After months of leaks and recent mock-ups of what the iPhone 6 may look like, odds are pretty good that we’ll see a larger iPhone model this year. If we do, this will only be the second time since 2007 that Apple has chosen a larger screen for the handset: The original iPhone had a 3.5-inch display and in 2012, Apple bumped the size up to 4 inches for the iPhone 5.
Although both a 4.7- and a 5.5-inch display have been tipped for the iPhone 6, my money is on the former size. Either way, a decision to boost screen size will have many implications for Apple’s next iPhone.
The one-handed challenge will be minimal due to design
Let’s face it: There is no “one size fits all” when it comes to smartphones, because we don’t all have the same size of hands. And once you increase the size of a handset display, there will inevitably some people who can’t use the phone without using both hands. I don’t think this will be a huge impact if the iPhone 6 is larger, particularly if the screen size is 4.7 inches, but some people will notice it.
I expect Apple to do everything it can with the new iPhone design to minimize the impact of a larger phone, however. That’s exactly what Motorola did with the Moto X, which just so happens to use a 4.7-inch display even though it’s not that much bigger than an iPhone. I can use both my iPhone 5s and my Moto X with one hand, for example, even though the Moto X display is 0.7 inches larger diagonally.
Mock-ups of the iPhone 6 recently appeared online and, if accurate, show a design choice that illustrates what I expect: The phone’s power/wake button is on the side of the device. That’s another way to ease one-handed use because you don’t have to reach atop a larger phone for the button. With reduced bezels around the display, I think Apple can minimize the impact of one-handed use for most people.
Bigger means a thinner phone, but also a wider one
While Apple could increase the display size and keep the phone width the same, that’s not very practical. Such a choice would create an odd aspect ratio, for starters. And it would make for a very tall phone. Instead, any screen size boost would likely come from a display that’s both taller and wider. The width of the iPhone hasn’t changed much in seven years — the variance in all models is just a range of 3.5 millimeters — but that’s probably changing with the iPhone 6.
This will probably be the most noticeable size difference because the iPhone’s width simply hasn’t changed much historically. It’s likely going to be a pain point for some, but it’s not all bad news. With an iPhone that’s both taller and wider, I’m expecting a thinner phone — my guess is between 6 and 7 millimeters, perhaps close to rivaling the 6.1 millimeter width of the iPod touch. Recent mock-ups suggest the same; here’s a video look of one from mactitynet.it:
Thinner doesn’t always mean bad battery life
Oh wait: A thinner iPhone with bigger display is going to have less battery life, right? Not necessarily. A thinner iPhone would mean a thinner battery, but that battery can take advantage of the extra space created by a taller, wider iPhone.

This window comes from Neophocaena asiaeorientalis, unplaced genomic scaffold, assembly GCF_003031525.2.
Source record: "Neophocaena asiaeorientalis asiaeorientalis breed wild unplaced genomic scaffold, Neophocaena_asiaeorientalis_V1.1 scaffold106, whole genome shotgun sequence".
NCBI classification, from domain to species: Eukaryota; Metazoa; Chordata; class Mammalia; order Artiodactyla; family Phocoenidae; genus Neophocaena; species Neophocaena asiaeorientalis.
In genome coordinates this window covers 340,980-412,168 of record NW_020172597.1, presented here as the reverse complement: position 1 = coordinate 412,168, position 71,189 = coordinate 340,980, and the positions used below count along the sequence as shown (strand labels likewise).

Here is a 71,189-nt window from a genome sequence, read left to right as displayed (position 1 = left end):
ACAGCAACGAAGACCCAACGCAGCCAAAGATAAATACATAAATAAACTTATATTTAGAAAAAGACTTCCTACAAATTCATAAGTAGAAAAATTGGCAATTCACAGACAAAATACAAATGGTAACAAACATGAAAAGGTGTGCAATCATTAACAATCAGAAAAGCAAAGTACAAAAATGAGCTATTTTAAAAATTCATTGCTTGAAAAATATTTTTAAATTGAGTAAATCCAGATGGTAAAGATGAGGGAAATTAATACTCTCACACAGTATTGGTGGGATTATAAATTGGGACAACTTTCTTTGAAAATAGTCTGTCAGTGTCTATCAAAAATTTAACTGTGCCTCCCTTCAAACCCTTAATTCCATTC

Apple likely wouldn’t sacrifice much (if any) battery life in a larger handset, so I suspect it will work with its battery partners to create a larger but thinner battery that offers similar capacity to the current iPhone 5s power pack, which has 1,570 mAh of capacity. Even if the iPhone 6 battery capacity is less than that of today’s iPhone, a new A8 processor could be optimized for improved power consumption to maintain long run-times on a single charge.
About that screen resolution…
It’s possible that Apple would keep the same display resolution on the iPhone 6 as it has on the current models, but that’s highly unlikely. Stretching out more pixels on a larger display reduces the pixel density and selling point of Apple’s Retina Display.
Take the 1136 x 640 resolution of today’s iPhone 5s, for example: On a 4-inch display, you get 326 pixels per inch (PPI), which is above the 300 PPI on a device held around 10 to 12 inches from the eye needed to meet Apple’s criteria for a Retina Display. Spread the same resolution across 4.7 inches and the pixels per inch drops to 277 PPI. That’s a step backward, not forward.
It’s far more likely for a bigger iPhone 6 to require a change in resolution. In January, I suggested that the 1136 x 640 resolution of the iPhone 5 was more of a “one-off” solution to this challenge and that the next iPhone would use a 1440 x 960 resolution screen. That’s exactly 150 percent of the 960 x 640 display on Apple’s first 4-inch phones. A 4.7-inch iPhone with this display resolution would provide an even sharper screen (when held at the same distance from the eye, that is) at 368 PPI.
That’s definitely forward progress, making for a clearer display while also being relatively simple for developers to deal with. Now that 1920 x 1080 resolution is becoming standard fare on flagship Google Android phones, however, I’ll say there’s an outside chance that a larger iPhone 6 could use a screen even better than 1440 x 960.
If that’s the case, I’d guess we’d see a true doubling of pixels from the 960 x 640 resolution, giving the iPhone 6 a screen with 1920 x 1280 resolution. That just so happens to be better than the 1080p displays used by Samsung, HTC and others, with an added benefit: high definition video content would natively fit the display, while leaving some extra pixels for playback control or other on-screen items.
Regardless of what Apple thinks of large phones — or what it plans for the iPhone 6 — does a bigger iPhone appeal to you or are the current models just right. With the right design choices, I’d be happy to see a 4.7-inch iPhone to help show more content in greater clarity while still fitting nicely in a pocket or hand.